Mo’ Mentors, Mo’ Women
“Dear men of crypto, I would love to see many of you sign up to be She(256) mentors,” tweeted Jill Carlson. The cryptocurrency all-rounder is a recognisable and respected figure in an industry that is still overwhelmingly male-dominated. “Many of you have been the most important mentors and influences in my career,” she continued. “It matters more than you know when you support your female colleagues.”
The program she was referring to, She(256), is a University of California, Berkeley-led initiative that “presents the opportunity for a professional and young student or early-career young adult to learn from each other serving as guides and allies”. Few would argue with the basic rationale behind its ethos. Anyone who can recall their first foray into crypto, and the fledgling mistakes they made, personally and professionally, can surely appreciate the value in such an initiative.
Cryptocurrency, and the insular and often esoteric world it’s spawned, makes perfect sense once you’re battle-hardened and embroiled in it. For newcomers, however, the industry – which is notoriously unforgiving of incompetence and ‘newb mistakes’ – can seem daunting. This is true of all entrants to the world of cryptocurrency and blockchain technology, regardless of gender, skill set, or experience accrued in other sectors.
Breaking Barriers, Nurturing Talent
“In defining the blockchain paradigm..it is critical that those building up these far-reaching systems represent the diversity of our global population, explains She(256). “We wanted She(256) to be a movement that would have long-term impact on this burgeoning industry, by allowing more women to feel welcome in this space and by highlighting the work of women who are already making an impact in this field.”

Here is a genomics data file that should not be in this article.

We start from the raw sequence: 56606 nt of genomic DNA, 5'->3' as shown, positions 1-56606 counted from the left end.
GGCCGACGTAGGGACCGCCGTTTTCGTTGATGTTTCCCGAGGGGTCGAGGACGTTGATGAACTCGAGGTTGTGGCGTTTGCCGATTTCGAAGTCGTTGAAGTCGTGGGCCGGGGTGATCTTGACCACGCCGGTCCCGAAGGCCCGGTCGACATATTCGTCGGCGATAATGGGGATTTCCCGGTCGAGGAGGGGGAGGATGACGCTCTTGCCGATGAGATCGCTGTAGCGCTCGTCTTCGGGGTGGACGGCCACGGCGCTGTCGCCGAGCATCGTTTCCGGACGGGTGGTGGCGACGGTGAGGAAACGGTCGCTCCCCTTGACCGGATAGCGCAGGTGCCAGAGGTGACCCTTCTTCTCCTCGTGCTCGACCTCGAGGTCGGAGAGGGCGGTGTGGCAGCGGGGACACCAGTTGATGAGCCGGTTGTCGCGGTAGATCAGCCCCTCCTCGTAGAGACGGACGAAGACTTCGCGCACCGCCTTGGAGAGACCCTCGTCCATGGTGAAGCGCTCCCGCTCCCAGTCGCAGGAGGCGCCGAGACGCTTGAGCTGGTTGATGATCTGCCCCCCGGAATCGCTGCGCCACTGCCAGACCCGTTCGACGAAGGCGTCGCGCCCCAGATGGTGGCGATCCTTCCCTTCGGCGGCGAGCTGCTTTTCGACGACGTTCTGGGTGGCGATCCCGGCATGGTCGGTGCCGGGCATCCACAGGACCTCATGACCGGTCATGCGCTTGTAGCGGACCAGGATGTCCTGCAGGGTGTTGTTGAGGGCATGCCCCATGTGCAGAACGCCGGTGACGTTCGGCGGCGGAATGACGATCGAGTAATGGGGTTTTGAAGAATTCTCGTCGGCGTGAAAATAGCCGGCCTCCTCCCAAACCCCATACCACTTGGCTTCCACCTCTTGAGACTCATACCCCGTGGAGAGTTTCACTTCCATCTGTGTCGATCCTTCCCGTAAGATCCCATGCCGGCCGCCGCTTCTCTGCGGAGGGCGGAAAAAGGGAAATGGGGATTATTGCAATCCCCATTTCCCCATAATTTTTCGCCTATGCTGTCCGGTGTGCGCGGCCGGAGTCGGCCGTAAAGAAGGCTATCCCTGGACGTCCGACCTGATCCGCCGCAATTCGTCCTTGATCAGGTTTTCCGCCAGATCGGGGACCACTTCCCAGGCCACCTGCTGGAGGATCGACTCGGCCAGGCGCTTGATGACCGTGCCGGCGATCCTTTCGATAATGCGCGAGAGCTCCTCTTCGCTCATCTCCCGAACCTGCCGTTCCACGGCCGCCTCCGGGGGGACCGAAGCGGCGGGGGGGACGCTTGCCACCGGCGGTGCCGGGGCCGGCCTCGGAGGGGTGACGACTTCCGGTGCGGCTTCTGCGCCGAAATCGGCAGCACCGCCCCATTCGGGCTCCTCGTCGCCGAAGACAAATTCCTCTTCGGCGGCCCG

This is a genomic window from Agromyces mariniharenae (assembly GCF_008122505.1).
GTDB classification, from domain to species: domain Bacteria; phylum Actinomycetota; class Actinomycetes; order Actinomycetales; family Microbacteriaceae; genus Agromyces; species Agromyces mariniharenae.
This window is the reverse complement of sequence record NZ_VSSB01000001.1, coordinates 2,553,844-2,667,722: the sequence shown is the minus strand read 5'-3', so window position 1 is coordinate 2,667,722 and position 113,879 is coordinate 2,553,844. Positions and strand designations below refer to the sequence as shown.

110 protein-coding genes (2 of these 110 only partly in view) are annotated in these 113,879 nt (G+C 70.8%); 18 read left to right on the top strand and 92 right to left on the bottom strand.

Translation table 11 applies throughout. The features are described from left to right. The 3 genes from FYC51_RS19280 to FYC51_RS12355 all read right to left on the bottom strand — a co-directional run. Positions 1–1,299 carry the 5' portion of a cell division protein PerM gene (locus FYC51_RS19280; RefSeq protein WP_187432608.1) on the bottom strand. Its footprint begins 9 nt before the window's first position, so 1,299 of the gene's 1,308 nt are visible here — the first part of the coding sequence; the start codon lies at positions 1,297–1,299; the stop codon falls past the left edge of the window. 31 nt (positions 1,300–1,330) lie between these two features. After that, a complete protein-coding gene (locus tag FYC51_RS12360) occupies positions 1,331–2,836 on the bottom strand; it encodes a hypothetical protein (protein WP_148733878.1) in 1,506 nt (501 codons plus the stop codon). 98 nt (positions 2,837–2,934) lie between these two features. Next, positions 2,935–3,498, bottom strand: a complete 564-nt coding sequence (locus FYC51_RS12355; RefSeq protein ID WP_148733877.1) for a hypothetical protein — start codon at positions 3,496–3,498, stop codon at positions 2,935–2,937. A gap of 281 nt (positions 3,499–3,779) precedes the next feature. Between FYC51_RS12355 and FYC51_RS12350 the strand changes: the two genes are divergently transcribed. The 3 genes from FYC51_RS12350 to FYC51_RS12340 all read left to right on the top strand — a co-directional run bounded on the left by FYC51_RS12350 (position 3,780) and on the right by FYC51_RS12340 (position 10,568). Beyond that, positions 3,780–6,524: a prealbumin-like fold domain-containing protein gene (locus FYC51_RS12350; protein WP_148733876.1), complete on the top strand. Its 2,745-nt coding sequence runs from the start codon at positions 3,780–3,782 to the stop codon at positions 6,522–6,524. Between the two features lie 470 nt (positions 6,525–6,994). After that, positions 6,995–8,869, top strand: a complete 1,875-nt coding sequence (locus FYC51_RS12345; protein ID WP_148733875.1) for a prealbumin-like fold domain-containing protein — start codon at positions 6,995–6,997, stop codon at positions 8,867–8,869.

There is nothing like this particular time, place, or industry that has ever existed in the past, which gives us the unique position to set a precedent. Blockchain is disruptive technology. So let’s disrupt the industry with more diversity.
How it Works
In practice, the (She)256 mentorship program will see mentors contacting their allotted student by phone or in person 1-3 times a month, augmented by emails and other communications. Participants are matched to their mentor or mentee for a period of one year initially, with the option to maintain contact thereafter. “For mentees, utilize your mentors and their industry expertise to ask questions, bounce off ideas, and seek direction. For mentors, provide guidance, learn from fresh perspectives, and serve as an anchor,” explains the website.
A number of well-known figures within the cryptocurrency space have thrown their weight behind (She)256, both in terms of promoting it and in volunteering to participate in it. There have been some dissenting voices, whose opposition seems to revolve around the belief that cryptocurrency doesn’t need diversity quotas; decentralized systems, by their nature, do not care for gender, identity, or any other characteristic that exerts sway in other spheres – they care only for the veracity delivered by cryptographic protocols, and the competency of the engineers who developed them.
Even without focusing on its appeal to “young female-identifying individuals” however, She(256)’s mentorship program is sure to help emerging talents find their feet and add value to the burgeoning cryptoconomy. And that can only be a good thing.